Lawrence County Tourism
"Step back in time and enjoy the slow lane."
Lawrence County has a rich history everyone can enjoy. David Crockett was a prominent citizen who began his political career here. A bronze statue of the colorful hero stands prominently on our public square. Observe frontier life re-enactments during our annual Davy Crockett Days. Native Americans were our first residents. In 1806 the land that now encompasses Lawrence County was part of a reservation set aside by Congress. Later, Bell's route for the Trail of Tears and the forced removal of the indigenous population brought the Cherokee though the center of our town and into what is now David Crockett State Park. Our County was explored by Hernando de Soto (c.1496/1497-1542), a Spanish explorer who traveled through Lawrence County along the Buffalo River exploring the American heartland. If you are a Civil War buff you can join Civil War re-enactments at the annual Mt Zion Festival or visit Appleton where you will find the site of the last battle of the Civil War in Tennessee: "The Battle of Sugar Creek". Appleton is also the home of the historic Big Red Store. While you are in town, visit the Old Jail Museum on Waterloo St., two blocks from the Square. Lawrence County is also a treasure trove for antique hunters. You will find many fine antique shops scattered throughout the County.
Looking for great music on the Music Trail between Nashville and Muscle Shoals? Bluegrass, southern gospel, country and rock all thrive in Lawrence County. We are the hometown of Grammy winning John Paul White, of the duo "Civil Wars". Bluegrass is played year-round and comes alive In the summer with bluegrass festivals. We are also the birthplace of southern gospel music. The well known song writer, publisher, singer, and teacher James D. Vaughn began the gospel music school in Lawrenceburg, as well as the radio station. Visit our James D. Vaughan Museum located on the public square. The famous Vaughan Quartet Festival is held annually in summer at the Crockett Theater.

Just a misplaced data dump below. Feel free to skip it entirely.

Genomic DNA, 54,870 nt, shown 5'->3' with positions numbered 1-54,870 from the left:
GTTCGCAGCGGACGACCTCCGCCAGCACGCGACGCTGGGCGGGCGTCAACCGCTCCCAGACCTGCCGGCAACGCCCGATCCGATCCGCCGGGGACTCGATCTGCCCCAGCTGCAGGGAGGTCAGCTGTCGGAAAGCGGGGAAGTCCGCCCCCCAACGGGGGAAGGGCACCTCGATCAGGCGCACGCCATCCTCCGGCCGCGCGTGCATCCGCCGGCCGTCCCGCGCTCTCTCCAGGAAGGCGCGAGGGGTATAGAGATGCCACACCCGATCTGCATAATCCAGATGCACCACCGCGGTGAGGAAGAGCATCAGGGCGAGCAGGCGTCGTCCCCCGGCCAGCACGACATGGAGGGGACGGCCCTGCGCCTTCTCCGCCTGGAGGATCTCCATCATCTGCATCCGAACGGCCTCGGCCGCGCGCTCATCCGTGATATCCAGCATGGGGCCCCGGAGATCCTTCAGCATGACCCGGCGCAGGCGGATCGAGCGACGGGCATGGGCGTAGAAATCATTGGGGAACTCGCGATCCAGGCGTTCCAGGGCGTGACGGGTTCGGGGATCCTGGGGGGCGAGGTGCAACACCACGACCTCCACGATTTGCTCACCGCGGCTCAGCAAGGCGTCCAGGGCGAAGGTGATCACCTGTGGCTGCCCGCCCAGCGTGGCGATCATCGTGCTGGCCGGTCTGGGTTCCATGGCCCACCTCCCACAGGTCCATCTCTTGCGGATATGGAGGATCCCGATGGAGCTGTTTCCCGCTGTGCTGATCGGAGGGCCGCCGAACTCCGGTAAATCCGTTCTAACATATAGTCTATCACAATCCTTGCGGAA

Lawrence County is very proud to be the home to over 300 old order Amish families in Ethridge. Come and enjoy a wagon ride out in 'Amish Country'. You will have ample opportunities to purchase handmade textiles and furniture. For a real tasty treat the Amish women have preserves of every kind. In the summer they sell a cornucopia of vegetables fresh picked from the garden.
Lawrence County is blessed with a wealth of natural beauty. If you like the outdoors, travel no further. Hunting and fishing is in abundance. Nature enthusiasts will be overwhelmed with the choice of canoeing, bird watching, bike riding, golf, 4 wheelin', and camping. Float by moonlight at Double G Canoe Rental or rent a kayak at Shoal Creek Canoe Run. Laurel Hill Wildlife Management area's lake and 14,000 acres are full of deer, turkey, rabbit and quail. David Crockett State Park, State Park of the Year, has a paved bike trail and six hiking trails with scenic vistas. Our creeks and streams are so beautiful they'll make your heart ache. We have a large selection of accommodations to fit any budget. For that personal touch you can stay at any one of our fine B&Bs or our new ecologically 'Green' cabins at David Crockett State Park.
The Farm is an intentional community (commune) near the town of Summertown, Tennessee, ten miles from Lawrenceburg. The commune is based on principles of nonviolence and respect for the Earth. It was founded in 1971 by Stephen Gaskin and 320 San Francisco hippies. The Farm is well known amongst members of similar subcultures as well as by many vegetarians. The Farm now has approximately 175 residents. The Farm has pioneered a wide range of technologies appropriate to low-cost, high satisfaction community living. The community offers examples of solar building design, permaculture, mushroom cultivation, vegetarian cuisine and much more.
Gail Hughes, Director of Tourism for Lawrence County